Tag Archive for 'single payer system'

Dangers of changing the health care reform pronouns

In his 1973 book, “Winning Through Intimidation,” Robert Ringer wrote that when he was negotiating with another party who brought an attorney along, the attorney would typically begin by saying, “He (the client) wants …” this or that. Later, Ringer said, the attorney would change the pronoun to, “We want …” When the attorney’s pronoun inevitably changed to “I want … ,” Ringer said he would get up and walk about of the room because he knew the negotiation focus had shifted from the deal to the ego of the attorney.

Alas, there has been a pronoun shift in the health care reform debate that should be pointed out.

“He (Americans) wants …”
In the beginning, most people on both sides of the debate agreed that something should be done to improve the way we deliver and pay for health care. Initially, the debate was over how to accomplish that Herculean task, and it sounded like, “He wants …”

“We want …”
Even though Democrats control the Legislative and Executive Branches, there is a heated debate within the party about health care reform. So when you blend this internal debate with the political prudence of passing legislation that includes Republican votes, then stir in the arbitrary time pressure President Obama and the Democrat leadership have placed on this process, the result is a political contest with so many different players and rules that the average person watching can’t possibly score this game at home. This is where the debate sounds like the attorney is saying, “We want …”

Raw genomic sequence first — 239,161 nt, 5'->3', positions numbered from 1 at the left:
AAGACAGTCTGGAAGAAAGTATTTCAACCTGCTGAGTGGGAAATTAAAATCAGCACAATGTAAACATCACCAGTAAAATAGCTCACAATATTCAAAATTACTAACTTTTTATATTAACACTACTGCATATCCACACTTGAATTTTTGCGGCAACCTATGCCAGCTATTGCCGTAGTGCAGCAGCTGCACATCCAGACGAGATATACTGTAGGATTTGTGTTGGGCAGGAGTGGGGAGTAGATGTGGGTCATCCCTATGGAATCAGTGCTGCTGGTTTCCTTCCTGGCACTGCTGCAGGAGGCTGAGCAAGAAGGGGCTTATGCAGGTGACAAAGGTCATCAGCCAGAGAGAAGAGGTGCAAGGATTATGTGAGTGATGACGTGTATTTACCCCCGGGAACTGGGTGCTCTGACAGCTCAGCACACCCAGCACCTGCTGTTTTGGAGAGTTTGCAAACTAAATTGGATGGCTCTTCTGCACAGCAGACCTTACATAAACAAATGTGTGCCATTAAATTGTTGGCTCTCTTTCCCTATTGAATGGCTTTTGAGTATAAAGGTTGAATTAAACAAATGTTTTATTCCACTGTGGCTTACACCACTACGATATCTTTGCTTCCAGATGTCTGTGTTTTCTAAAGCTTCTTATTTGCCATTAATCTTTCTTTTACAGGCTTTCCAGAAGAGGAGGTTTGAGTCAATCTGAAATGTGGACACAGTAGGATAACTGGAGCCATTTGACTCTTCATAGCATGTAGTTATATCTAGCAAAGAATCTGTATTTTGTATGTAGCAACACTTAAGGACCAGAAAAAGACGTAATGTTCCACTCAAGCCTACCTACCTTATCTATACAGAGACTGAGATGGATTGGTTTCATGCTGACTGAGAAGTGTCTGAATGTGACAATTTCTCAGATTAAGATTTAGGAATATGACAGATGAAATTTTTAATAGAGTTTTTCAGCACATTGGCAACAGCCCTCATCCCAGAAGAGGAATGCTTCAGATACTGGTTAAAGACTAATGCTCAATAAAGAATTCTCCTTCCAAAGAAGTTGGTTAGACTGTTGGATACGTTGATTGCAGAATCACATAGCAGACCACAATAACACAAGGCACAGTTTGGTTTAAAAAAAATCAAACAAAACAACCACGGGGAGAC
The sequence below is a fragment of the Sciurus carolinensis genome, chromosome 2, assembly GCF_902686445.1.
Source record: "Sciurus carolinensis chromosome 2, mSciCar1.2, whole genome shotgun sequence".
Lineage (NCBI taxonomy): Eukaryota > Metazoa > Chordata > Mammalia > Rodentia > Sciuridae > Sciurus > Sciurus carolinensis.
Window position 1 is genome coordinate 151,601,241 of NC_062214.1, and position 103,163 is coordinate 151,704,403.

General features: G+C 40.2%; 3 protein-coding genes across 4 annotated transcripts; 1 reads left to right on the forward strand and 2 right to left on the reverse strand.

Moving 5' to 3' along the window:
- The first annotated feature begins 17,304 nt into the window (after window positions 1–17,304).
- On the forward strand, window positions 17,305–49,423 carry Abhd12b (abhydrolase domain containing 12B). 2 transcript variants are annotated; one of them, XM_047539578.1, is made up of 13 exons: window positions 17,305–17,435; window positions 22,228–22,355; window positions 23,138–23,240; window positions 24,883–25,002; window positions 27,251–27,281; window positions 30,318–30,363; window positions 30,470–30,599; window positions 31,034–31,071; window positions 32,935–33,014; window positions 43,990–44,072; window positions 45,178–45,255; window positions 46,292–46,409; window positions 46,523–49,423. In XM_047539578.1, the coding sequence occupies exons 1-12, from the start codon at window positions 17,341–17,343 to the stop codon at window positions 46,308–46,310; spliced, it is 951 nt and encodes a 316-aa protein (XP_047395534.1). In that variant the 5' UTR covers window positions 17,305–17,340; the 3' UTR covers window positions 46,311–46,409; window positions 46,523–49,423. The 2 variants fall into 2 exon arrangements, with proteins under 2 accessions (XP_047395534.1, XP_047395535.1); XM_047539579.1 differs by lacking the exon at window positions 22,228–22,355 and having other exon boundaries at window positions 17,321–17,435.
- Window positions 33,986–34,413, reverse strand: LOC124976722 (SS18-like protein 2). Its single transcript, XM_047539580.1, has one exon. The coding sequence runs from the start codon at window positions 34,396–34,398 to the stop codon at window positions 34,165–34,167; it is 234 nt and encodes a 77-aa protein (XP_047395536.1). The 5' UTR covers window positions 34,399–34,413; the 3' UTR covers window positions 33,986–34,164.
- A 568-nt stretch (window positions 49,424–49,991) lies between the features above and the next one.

“I want …”
In all of this convolution, there is one thing that is becoming clear to regular folks: Those in the “damn the political torpedoes, full speed ahead” camp are looking like their objective has evolved from health care reform for its own sake to health care reform purely for the sake of politics, as in, “I want …”

No one is naive enough to believe that any health care reform won’t be political, but when we’re talking about a topic that involves 17% of the U.S. economy and has few peers in terms of the personal impact on every American, shouldn’t we expect the final reform product to actually be focused more on lasting solutions than on accomplishing a political victory?

Watching this embarrassing mayhem has led me to want no health care reform legislation at all right now. Any bill produced in the current process will be flawed policy that will surely create more harm than good. The reform process should be scrapped completely until the debate addresses societal and market realities of the 21st century, rather than be the victim of political dysfunction.

It’s time for Americans to tell Congressional delegates to walk away from this negotiation until the correct pronouns are being used.

Recently, on my small business radio program, The Small Business Advocate Show, I talked about the problems with the current state of health care reform. Also on my show this week, I discussed health care reform with Grace-Marie Turner, President of the Galen Institute. Take a few minutes to listen to these thoughts on this important topic and, as always, be sure to leave your thoughts.

Health care reform that makes sense for small business

The health care reform debate is experiencing a significant increase in volume and vociferousness, including increased momentum toward a government take-over of the U.S. health care system. The two most often cited issues by proponents of health care reform are: 1) runaway costs, not only in delivery of care but also insurance; and 2) the millions of uninsured Americans.